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Illegal Immigrant Health Policy Told : Medicine: White House says hospitals will be paid to care for the undocumented. But draft of reform plan shows a separate fund would not cover costs.

September 20, 1993|SHERYL STOLBERG and EDWIN CHEN | TIMES STAFF WRITERS

WASHINGTON — Although illegal immigrants will not receive insurance under President Clinton's health care reform package, hospitals will be paid to care for them with a separate pool of money set aside by the federal government, Administration officials confirmed Sunday.

But the amount of money initially in the pool appears to be woefully inadequate to meet state health care costs for illegal immigrants.

Only $1 billion is proposed nationwide for a fund that would include illegal-immigrant health care in 1995, according to a draft of the Clinton plan that began circulating in Congress last week. That is less than California alone will spend this year. The state is home to half of the nation's estimated 3 million illegal immigrants.

Moreover, the fund could also be drawn on by states for general public health projects, according to Ira Magaziner, director of the Administration's health care task force.

Nevertheless, Magaziner said the Administration intends to maintain the level of health care illegal immigrants currently receive under programs funded by Medicaid (called Medi-Cal in California) and by local communities.

"We don't want to lessen care for undocumented people compared to what they receive today," Magaziner said during a briefing for reporters.

However, he added, "we don't feel we can give them a health security card," which will guarantee coverage to all citizens.

Sunday's briefing, one in a series of sessions attended by Magaziner and other planners, came as the Administration was putting the finishing touches on its sweeping proposal to overhaul the nation's health care system and provide medical coverage for 37 million Americans who are now uninsured.

Clinton's reform agenda calls for the creation of large insurance-purchasing alliances, made up of consumers, that shop for the best insurance plans on behalf of members.

It seeks to expand access to medical services, streamline paperwork, offer quality care and control runaway costs by setting a budget for the nation's health care expenditures.

Although the plan would not provide coverage for illegal immigrants, other federal laws require hospitals and doctors to treat virtually anyone who is poor and seriously ill--a mandate that has enabled hundreds of thousands of immigrants to obtain free care, particularly in states like California that have large immigrant populations.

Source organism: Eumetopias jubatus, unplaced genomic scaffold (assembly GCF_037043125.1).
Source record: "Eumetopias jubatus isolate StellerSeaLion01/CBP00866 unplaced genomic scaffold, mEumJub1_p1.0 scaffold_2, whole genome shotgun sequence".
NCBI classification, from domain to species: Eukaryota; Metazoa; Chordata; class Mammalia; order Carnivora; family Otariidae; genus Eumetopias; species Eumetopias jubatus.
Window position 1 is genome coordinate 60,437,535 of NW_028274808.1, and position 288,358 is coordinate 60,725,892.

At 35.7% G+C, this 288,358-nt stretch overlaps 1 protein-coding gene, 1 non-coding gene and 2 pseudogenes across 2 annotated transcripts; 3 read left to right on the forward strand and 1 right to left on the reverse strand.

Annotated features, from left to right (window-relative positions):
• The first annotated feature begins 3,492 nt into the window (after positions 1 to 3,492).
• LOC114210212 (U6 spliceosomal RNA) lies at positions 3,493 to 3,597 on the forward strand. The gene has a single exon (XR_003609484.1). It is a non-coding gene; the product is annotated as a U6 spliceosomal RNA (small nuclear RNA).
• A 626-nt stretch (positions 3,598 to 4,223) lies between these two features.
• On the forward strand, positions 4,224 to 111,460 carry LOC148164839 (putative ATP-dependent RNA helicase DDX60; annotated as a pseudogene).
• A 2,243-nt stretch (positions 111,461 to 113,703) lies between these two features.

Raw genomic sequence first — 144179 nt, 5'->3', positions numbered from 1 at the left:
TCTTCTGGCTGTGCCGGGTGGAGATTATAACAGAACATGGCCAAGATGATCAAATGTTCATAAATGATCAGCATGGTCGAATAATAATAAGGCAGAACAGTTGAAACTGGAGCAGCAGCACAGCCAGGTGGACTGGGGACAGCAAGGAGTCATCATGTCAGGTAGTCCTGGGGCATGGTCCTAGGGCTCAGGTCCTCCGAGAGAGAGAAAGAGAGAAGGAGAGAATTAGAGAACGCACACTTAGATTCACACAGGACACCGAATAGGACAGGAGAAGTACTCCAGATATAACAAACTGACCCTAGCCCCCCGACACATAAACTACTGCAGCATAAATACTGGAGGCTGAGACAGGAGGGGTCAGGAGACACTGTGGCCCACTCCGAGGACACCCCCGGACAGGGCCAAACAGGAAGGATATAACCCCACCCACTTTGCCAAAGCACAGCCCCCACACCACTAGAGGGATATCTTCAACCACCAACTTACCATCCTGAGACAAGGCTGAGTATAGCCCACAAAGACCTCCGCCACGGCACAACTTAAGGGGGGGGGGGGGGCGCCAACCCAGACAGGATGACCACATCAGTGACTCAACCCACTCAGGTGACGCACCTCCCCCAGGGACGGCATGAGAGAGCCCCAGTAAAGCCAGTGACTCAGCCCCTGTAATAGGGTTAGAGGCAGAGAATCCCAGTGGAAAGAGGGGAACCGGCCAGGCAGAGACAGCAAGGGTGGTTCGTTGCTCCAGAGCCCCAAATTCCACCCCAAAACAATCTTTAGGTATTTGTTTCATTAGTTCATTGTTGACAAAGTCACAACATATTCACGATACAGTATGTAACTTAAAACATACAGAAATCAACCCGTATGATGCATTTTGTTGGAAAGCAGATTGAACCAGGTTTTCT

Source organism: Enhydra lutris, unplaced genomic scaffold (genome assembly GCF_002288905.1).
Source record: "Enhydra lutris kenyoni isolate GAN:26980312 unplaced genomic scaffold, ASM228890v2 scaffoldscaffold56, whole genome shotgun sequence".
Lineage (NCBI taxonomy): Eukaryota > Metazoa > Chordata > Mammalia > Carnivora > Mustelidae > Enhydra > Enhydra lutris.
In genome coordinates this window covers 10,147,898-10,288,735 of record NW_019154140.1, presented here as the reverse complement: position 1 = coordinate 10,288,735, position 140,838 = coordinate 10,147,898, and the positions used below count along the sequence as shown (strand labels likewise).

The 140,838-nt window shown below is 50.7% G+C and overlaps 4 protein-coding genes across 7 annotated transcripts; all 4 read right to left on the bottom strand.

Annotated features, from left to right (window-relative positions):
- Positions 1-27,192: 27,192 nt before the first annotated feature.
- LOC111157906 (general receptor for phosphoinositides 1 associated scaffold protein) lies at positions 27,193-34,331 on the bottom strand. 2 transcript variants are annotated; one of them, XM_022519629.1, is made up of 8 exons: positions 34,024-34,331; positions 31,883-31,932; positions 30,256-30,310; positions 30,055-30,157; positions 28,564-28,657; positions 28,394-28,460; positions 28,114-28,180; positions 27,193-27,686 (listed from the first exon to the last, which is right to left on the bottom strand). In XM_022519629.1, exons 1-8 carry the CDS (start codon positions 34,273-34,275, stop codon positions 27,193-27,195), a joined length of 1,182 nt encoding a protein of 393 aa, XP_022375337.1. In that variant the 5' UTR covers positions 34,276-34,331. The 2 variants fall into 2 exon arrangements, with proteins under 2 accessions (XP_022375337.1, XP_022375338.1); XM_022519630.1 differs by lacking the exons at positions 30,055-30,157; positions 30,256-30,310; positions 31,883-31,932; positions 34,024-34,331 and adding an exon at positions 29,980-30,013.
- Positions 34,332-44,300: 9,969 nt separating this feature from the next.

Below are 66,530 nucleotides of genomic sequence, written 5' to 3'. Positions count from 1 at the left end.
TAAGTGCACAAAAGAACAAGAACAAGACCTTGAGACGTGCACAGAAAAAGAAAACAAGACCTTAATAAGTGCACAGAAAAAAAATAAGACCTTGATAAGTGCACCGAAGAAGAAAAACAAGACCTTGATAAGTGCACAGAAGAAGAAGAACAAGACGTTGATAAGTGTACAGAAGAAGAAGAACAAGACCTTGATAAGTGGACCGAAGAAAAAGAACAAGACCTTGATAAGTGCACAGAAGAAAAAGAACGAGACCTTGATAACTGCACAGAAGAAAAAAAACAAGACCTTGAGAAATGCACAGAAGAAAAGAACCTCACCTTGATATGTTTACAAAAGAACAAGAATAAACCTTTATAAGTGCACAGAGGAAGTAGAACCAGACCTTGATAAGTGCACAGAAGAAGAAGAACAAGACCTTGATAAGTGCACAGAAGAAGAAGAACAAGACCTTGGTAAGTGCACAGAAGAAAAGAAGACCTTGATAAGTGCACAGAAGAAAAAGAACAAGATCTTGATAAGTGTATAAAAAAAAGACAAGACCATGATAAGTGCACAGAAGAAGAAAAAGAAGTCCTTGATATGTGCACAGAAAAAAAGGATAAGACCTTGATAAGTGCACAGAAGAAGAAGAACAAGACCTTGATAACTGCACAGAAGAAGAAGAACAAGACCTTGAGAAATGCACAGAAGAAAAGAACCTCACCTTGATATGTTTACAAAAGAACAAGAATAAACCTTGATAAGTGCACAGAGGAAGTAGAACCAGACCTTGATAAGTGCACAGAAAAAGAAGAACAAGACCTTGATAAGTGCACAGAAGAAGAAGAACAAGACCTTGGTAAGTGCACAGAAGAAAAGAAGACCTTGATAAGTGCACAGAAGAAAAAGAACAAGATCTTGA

Thus, the Clinton plan poses a paradox: How can these hospitals treat large numbers of illegal immigrants, who lack insurance, and at the same time meet stringent spending requirements that will be imposed by insurers under federally mandated limits on premiums?

To avoid this financial squeeze, Magaziner said, the government will set up a "separate payment stream . . . that will not be constricted to the budget."

The money, Magaziner said, would come from a special program designed to improve the public health. This public health initiative, which would begin by spending $1 billion a year in 1995 and increase to $4 billion by 1999, would concentrate on regional health priorities, such as preventing the spread of tuberculosis and AIDS, and stemming violence in the inner city.

Several questions remain unanswered, however, including how much money would be set aside to fund health care for illegal immigrants and whether this money would match what states currently spend.

In California, one recent study concluded that illegal immigrants accounted for the fastest-growing part of the Medi-Cal budget, rising from $299.4 million in fiscal 1990 to a projected $880 million this fiscal year. This does not include the many millions of dollars that counties have spent on medical care for illegal immigrants.

The net effect of Clinton's separate funding arrangement is that illegal immigrants will continue to receive care as they always have, often in crowded public emergency rooms. But by declining to give them a health security card, the Administration will not appear to be sanctioning illegal immigration.

The plan does require employers to provide insurance for all their employees, whether they are here illegally or not. So it is conceivable that some undocumented workers would be covered. At the same time, the plan would protect these workers against deportation by preventing insurers from sharing information with the Immigration and Naturalization Service.

In the briefings and on television talk shows Sunday, Administration officials sounded both hopeful and ready to negotiate on the overall health care plan.

They trumpeted not only the benefits of reform but also their willingness to compromise with Republicans, who last week offered an alternative plan that found much common ground with the Clinton package.

Declaring that Congress and the White House are on the brink of an "historic breakthrough," David Gergen, the President's chief counselor, said: "We are on the verge of passing for the first time in our history a national health care bill that will provide universal coverage to all Americans."

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